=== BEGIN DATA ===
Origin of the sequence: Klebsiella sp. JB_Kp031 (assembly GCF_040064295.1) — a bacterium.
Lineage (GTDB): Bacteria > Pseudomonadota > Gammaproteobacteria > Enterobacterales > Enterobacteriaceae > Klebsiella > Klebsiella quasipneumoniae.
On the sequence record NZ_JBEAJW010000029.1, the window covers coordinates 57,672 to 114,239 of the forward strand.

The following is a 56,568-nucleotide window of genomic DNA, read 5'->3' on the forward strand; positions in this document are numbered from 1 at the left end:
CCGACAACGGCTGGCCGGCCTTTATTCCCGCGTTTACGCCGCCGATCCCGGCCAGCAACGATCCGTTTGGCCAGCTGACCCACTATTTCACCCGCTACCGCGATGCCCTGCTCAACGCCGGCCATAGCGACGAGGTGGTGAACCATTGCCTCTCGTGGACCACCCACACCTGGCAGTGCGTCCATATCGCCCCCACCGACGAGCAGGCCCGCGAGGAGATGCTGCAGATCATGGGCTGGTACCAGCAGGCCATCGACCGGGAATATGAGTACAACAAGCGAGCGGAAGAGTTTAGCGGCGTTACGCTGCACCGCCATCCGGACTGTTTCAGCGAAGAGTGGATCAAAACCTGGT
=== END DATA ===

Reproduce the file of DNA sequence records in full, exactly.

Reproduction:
Origin of the sequence: Klebsiella sp. JB_Kp031 (assembly GCF_040064295.1) — a bacterium.
Lineage (GTDB): Bacteria > Pseudomonadota > Gammaproteobacteria > Enterobacterales > Enterobacteriaceae > Klebsiella > Klebsiella quasipneumoniae.
On the sequence record NZ_JBEAJW010000029.1, the window covers coordinates 57,672 to 114,239 of the forward strand.

The following is a 56,568-nucleotide window of genomic DNA, read 5'->3' on the forward strand; positions in this document are numbered from 1 at the left end:
CCGACAACGGCTGGCCGGCCTTTATTCCCGCGTTTACGCCGCCGATCCCGGCCAGCAACGATCCGTTTGGCCAGCTGACCCACTATTTCACCCGCTACCGCGATGCCCTGCTCAACGCCGGCCATAGCGACGAGGTGGTGAACCATTGCCTCTCGTGGACCACCCACACCTGGCAGTGCGTCCATATCGCCCCCACCGACGAGCAGGCCCGCGAGGAGATGCTGCAGATCATGGGCTGGTACCAGCAGGCCATCGACCGGGAATATGAGTACAACAAGCGAGCGGAAGAGTTTAGCGGCGTTACGCTGCACCGCCATCCGGACTGTTTCAGCGAAGAGTGGATCAAAACCTGGT